This article by Ouweneel et al was published in the Journal of the American College of Cardiology. Subscribers to the journal can access the full text of the article via this link. The full text is available to those with an NHS Athens password via the Proquest website sixty days after publication. Individual articles can be ordered via the Rotherham NHS Foundation Trust Library and Knowledge Service. Registered members of the library can make article requests online via this link
Background: Despite advances in treatment, mortality in acute myocardial infarction complicated by cardiogenic shock remains high. Short-term mechanical circulatory support devices acutely improve hemodynamic conditions. The Impella CP is a new percutaneous circulatory support device that provides more hemodynamic support than the intra-aortic balloon pump (IABP).
Objectives: The aim of this study was to determine whether the Impella CP can decrease 30-day mortality when compared with IABP in patients with severe shock complicating acute myocardial infarction.
Methods: In a randomized, prospective, open-label, multi-center trial, we assigned 48 patients with severe cardiogenic shock complicating acute myocardial infarction to Impella CP (n=24) or IABP (n=24). Severe cardiogenic shock was defined as systolic blood pressure lower than 90 mmHg or the need for inotropic or vasoactive medication and the requirement for mechanical ventilation. The primary endpoint was 30-day all-cause mortality.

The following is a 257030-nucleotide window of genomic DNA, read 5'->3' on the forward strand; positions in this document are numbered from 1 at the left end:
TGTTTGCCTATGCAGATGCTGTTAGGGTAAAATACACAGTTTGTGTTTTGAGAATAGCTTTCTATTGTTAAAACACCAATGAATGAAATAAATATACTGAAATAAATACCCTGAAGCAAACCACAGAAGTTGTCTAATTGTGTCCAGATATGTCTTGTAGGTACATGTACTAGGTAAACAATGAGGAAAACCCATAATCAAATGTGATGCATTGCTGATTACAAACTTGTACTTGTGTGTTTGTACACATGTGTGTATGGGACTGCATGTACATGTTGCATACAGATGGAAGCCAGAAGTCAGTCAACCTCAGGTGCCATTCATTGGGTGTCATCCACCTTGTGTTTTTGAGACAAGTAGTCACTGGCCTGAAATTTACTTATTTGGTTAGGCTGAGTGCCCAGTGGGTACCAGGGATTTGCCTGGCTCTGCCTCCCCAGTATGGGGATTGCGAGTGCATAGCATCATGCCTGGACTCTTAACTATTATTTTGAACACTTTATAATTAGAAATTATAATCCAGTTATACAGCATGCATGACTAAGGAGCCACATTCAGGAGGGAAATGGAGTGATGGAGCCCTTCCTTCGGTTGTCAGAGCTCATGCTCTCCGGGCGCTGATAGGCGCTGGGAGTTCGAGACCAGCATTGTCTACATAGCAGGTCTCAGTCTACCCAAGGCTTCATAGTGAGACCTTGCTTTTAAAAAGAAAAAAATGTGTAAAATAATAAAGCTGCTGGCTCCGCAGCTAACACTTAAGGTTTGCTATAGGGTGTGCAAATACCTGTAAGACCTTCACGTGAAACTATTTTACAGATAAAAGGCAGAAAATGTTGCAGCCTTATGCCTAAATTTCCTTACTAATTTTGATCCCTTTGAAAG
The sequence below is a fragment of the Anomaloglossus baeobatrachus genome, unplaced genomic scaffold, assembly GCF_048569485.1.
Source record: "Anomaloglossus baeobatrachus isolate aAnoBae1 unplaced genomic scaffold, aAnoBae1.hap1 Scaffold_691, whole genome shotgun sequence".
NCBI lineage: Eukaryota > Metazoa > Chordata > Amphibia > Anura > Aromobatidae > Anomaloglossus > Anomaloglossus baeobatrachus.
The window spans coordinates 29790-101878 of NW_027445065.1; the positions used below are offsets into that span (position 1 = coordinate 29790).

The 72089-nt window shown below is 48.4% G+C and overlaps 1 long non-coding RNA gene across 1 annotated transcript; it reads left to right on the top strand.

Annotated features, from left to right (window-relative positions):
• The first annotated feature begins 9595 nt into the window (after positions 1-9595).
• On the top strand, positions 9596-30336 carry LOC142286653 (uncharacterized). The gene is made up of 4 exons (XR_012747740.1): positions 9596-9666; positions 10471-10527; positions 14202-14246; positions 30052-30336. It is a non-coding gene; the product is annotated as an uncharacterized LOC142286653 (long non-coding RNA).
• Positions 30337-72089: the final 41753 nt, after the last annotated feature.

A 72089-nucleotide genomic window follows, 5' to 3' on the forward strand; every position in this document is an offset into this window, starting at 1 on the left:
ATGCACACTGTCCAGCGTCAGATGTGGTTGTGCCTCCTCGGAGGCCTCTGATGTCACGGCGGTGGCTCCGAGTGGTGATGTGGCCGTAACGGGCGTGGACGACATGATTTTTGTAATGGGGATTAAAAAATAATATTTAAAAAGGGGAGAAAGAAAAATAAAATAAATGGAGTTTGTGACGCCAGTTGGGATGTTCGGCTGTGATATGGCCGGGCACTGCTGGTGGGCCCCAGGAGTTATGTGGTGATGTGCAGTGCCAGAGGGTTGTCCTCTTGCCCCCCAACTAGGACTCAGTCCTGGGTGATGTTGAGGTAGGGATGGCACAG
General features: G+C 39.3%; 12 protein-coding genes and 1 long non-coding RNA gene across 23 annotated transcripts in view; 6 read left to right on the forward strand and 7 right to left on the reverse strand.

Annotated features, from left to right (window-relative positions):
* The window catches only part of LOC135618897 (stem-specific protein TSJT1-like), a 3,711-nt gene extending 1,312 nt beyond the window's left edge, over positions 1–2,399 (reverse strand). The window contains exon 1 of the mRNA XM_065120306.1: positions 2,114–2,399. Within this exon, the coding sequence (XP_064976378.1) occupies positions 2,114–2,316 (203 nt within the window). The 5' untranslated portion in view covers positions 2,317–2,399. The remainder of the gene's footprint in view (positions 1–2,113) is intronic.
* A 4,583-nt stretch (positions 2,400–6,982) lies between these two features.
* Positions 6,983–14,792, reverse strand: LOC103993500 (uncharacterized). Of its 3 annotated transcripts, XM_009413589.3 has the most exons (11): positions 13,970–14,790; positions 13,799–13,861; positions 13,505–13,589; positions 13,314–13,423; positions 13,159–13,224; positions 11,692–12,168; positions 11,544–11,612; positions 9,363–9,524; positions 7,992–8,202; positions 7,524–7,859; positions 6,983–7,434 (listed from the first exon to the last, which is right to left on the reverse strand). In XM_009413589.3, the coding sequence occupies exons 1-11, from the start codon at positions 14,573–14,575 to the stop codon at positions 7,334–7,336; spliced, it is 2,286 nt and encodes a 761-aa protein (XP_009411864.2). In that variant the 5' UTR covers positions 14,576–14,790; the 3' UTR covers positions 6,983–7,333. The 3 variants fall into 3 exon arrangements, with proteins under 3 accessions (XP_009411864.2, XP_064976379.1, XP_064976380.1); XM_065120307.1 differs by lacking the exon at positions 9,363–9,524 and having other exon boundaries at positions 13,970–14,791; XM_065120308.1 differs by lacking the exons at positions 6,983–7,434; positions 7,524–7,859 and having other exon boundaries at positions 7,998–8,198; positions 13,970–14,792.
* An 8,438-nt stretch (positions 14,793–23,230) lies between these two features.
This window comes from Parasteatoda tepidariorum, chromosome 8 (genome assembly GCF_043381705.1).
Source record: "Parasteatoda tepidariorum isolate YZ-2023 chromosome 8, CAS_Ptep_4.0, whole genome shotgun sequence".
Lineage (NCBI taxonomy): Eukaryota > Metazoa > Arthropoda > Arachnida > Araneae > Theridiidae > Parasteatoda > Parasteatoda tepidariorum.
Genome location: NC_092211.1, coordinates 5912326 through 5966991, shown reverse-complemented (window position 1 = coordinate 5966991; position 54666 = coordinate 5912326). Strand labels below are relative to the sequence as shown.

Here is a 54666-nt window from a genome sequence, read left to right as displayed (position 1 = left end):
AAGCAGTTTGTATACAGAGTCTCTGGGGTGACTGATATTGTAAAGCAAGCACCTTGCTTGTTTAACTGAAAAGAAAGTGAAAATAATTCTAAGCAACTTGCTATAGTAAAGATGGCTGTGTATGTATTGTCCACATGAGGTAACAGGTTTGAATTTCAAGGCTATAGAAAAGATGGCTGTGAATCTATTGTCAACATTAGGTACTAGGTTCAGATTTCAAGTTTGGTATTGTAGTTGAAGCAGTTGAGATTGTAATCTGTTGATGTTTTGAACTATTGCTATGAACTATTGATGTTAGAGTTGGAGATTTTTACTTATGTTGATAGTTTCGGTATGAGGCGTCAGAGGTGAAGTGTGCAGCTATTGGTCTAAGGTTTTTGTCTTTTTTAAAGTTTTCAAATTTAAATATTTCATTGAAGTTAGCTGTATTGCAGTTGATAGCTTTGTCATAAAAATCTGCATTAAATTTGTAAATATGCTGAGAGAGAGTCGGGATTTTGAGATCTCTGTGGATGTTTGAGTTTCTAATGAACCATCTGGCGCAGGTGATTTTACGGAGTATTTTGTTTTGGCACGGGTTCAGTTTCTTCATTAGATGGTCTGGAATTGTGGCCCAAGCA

Results: At 30 days, mortality in patients treated with either IABP or Impella CP was similar (50% and 46%, respectively, hazard ratio (HR) with Impella CP, 0.96 (95% confidence interval (CI) 0.42 to 2.18; p=0.92). At 6 months, mortality rates for both Impella CP and IABP were 50% (HR 1.04 (95% CI; 0.47-2.32, p=0.923).
Conclusions: In this explorative randomized controlled trial involving mechanically ventilated cardiogenic shock patients after acute myocardial infarction, routine treatment with Impella CP was not associated with reduced 30-day mortality compared with IABP.